The vitreous remains the preferred tissue to sample when an eye exhibits chronic uveitis of unknown cause or intraocular malignancy or infection is suspected. Vitrectomy is also indicated when there is potential for treatment to be initiated or changed upon the diagnostic procedures used on the vitrectomy specimen. Indeed, often masquerading as a vitritis, PIOL cells are commonly found in the vitreous and this structure is most frequently biopsied to make a pathologic diagnosis of PIOL.
Cytologic examination of vitreous biopsy specimens has been employed to make a diagnosis of PIOL since the mid-1970s in cases that were initially diagnosed as uveitis [19, 20]. However, lack of improvement with typical corticosteroid treatment prompted vitreous biopsy with cytology, revealing the atypical lymphocytes associated with PIOL [19, 20]. Importantly, a final diagnosis of PIOL allows the appropriate treatment to commence (in the mid-1970s this was primarily radiation treatment [19, 20]). Vitrectomy can also yield a diagnosis of PIOL when lumbar puncture and cytologic analysis of CSF fail to reveal PCNSL cells .
Vitreous specimens may not always contain neoplastic cells and, thus, be negative for the diagnosis of PIOL. This might especially be the case if there is minimal vitreal involvement by the PIOL cells  or the cells have degenerated. Sometimes the quality of the cytology is poor, therefore making it unfeasible to make the diagnosis. In such events, it may be necessary to perform another vitrectomy and send to a well-qualified cytological laboratory .
Davis and colleagues submitted vitrectomy specimens from 27 patients suspected of having an intraocular malignancy to analysis by cytology . A final diagnosis of lymphoma was achieved in 13 patients with cytology yielding four true positive lymphoma cases (a sensitivity of 31%) and no false positive cases. The positive predictive value (PPV) and negative predictive value (NPV) of cytologic evaluation, then, was 100 and 60.9%, respectively. Thus, while a positive cytologic evaluation was certain for lymphoma, a negative evaluation certainly does not completely rule out the possibility of intraocular lymphoma. Earlier, in a series of 87 patients who, by clinical examination, were suspicious for PIOL it was found by cytologic analysis of the vitreous specimen that 42 were positive for PIOL, another three were suspicious for PIOL, and 42 were negative .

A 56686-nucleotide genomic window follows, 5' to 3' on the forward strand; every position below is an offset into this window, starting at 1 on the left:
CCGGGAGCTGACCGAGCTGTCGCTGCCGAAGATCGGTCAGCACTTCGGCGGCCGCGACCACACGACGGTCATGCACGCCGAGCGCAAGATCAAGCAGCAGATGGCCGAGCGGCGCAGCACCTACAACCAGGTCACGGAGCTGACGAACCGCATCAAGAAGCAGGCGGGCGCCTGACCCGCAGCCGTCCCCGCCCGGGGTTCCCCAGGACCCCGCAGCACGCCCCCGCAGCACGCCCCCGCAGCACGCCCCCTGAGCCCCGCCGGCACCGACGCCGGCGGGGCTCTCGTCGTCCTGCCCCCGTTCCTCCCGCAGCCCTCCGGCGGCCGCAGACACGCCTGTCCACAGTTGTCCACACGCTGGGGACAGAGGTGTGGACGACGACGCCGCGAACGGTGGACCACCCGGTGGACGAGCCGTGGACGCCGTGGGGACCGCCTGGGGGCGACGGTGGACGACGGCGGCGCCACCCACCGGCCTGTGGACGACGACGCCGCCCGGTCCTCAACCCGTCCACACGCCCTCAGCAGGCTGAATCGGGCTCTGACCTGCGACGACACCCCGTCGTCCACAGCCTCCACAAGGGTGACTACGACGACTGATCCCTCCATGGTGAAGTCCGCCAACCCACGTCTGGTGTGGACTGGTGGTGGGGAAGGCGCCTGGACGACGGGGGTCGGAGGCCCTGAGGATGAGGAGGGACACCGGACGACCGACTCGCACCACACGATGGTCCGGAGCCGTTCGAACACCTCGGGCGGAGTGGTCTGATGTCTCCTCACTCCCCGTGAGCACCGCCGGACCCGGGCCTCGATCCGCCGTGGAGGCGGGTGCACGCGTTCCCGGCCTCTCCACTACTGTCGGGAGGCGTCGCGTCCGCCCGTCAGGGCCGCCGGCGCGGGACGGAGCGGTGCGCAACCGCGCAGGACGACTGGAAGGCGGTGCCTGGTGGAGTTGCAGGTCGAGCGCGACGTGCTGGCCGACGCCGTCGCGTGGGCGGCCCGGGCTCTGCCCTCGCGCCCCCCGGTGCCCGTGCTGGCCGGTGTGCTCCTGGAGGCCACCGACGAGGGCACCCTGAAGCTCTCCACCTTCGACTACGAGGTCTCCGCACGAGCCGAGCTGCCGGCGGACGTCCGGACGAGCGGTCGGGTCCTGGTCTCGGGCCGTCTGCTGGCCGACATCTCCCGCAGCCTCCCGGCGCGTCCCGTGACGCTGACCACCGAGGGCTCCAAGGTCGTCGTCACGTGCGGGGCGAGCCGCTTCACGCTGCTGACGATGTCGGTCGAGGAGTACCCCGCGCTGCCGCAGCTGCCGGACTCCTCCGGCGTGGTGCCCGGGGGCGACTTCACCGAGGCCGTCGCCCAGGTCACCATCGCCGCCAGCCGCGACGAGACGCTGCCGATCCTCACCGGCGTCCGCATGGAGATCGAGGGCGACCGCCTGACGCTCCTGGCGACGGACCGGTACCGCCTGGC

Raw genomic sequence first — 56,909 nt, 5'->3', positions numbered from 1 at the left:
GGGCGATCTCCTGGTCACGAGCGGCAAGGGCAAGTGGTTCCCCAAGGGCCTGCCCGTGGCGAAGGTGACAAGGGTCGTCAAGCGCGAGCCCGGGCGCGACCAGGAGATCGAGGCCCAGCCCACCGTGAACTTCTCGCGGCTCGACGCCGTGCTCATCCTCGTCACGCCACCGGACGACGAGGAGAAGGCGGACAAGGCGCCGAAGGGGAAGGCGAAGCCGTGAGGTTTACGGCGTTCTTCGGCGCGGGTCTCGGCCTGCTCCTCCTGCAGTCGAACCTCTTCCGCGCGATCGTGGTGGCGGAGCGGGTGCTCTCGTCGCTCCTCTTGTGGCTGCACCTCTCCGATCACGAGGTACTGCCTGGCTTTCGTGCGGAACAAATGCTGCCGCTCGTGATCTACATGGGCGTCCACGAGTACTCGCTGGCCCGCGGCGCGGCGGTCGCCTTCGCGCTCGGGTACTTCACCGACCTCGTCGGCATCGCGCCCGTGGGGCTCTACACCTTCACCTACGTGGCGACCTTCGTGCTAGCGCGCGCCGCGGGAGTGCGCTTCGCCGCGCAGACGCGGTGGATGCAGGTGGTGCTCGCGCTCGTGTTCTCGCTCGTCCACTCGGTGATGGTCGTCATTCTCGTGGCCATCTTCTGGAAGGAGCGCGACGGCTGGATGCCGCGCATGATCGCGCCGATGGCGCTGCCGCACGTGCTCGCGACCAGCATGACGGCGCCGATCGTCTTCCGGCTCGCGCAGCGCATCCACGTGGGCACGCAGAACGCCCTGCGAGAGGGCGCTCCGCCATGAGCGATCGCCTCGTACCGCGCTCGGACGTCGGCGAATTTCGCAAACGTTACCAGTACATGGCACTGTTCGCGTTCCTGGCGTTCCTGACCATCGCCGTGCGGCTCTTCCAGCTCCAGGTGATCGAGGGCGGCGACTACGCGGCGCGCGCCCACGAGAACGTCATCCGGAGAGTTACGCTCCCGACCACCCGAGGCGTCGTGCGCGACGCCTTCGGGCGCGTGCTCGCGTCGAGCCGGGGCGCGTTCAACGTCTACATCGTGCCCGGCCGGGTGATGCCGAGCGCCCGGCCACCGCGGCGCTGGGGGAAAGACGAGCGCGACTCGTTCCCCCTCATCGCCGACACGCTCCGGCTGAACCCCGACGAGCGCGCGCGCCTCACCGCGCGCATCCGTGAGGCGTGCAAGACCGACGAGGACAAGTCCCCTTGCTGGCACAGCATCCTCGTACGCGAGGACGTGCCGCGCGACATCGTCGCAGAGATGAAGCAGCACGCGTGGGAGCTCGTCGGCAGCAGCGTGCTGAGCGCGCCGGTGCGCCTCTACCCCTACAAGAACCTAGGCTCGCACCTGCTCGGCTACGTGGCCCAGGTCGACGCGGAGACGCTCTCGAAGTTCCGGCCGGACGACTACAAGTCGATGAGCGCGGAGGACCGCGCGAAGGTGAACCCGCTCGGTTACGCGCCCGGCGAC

A negative cytology, then, is not always reassuring. When suspicion for PIOL still runs high, it is important to consider other adjunctive testing to which the vitrectomy specimen might be submitted. In addition, while the ability to acquire vitreous specimens exists at many surgical ophthalmology centers, the appropriate analyses and experienced pathologists to evaluate such specimens reliably may not. In these instances, it is important to consider sending the vitreous specimen to a center that has the capacity to evaluate it. However, even though the vitreous specimen may be sent to a major hospital with an experienced histopathologist, the very real possibility that any lymphoma cells within the vitreous biopsy could degenerate exists. It is imperative that the appropriate handing of the vitreous specimen occur and to be aware of adjunctive tests that may be performed at a nearby laboratory by those experienced with the basic techniques of molecular biology .
Diagnostic testing of vitrous biopsy specimen (sample)